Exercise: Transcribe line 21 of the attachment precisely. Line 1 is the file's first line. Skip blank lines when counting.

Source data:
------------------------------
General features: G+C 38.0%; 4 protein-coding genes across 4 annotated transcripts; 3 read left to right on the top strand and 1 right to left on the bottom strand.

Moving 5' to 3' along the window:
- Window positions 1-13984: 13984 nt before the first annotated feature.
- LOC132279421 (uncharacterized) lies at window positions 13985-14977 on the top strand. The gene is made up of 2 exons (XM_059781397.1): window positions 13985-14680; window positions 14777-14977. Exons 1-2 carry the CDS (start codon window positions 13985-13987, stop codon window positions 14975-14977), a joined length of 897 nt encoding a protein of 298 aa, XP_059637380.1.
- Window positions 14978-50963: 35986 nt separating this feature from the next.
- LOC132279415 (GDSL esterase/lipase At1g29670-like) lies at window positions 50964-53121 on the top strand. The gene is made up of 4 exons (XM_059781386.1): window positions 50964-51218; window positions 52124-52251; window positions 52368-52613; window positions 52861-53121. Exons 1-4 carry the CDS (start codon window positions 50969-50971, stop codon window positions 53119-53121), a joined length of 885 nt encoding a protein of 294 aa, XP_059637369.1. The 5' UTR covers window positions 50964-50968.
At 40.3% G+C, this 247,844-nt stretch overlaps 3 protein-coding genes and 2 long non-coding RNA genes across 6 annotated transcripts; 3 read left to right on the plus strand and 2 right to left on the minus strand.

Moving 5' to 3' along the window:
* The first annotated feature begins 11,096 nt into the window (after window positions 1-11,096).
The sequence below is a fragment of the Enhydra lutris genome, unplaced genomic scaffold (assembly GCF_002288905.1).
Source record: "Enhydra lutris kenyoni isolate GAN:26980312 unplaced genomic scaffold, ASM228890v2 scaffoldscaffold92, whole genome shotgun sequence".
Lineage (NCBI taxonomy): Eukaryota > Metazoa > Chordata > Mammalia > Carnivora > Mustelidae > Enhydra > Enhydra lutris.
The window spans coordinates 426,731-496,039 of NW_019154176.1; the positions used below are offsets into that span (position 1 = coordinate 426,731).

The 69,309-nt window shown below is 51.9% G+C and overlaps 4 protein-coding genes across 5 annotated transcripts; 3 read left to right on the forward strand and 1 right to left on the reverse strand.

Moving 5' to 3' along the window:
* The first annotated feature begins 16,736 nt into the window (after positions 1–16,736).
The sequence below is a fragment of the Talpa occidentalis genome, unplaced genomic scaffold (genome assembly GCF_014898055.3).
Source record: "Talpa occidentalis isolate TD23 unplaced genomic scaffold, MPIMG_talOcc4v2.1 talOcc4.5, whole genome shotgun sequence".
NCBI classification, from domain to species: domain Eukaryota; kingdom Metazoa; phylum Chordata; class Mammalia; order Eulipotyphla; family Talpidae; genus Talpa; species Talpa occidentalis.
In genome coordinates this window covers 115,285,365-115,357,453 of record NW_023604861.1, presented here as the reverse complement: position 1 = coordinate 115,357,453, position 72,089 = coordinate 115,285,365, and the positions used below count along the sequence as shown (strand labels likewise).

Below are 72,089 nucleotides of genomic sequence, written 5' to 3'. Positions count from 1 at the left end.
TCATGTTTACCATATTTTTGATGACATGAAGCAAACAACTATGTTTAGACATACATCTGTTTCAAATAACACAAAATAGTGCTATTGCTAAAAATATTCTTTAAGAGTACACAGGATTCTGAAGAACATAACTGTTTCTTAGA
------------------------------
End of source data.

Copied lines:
Below are 72,089 nucleotides of genomic sequence, written 5' to 3'. Positions count from 1 at the left end.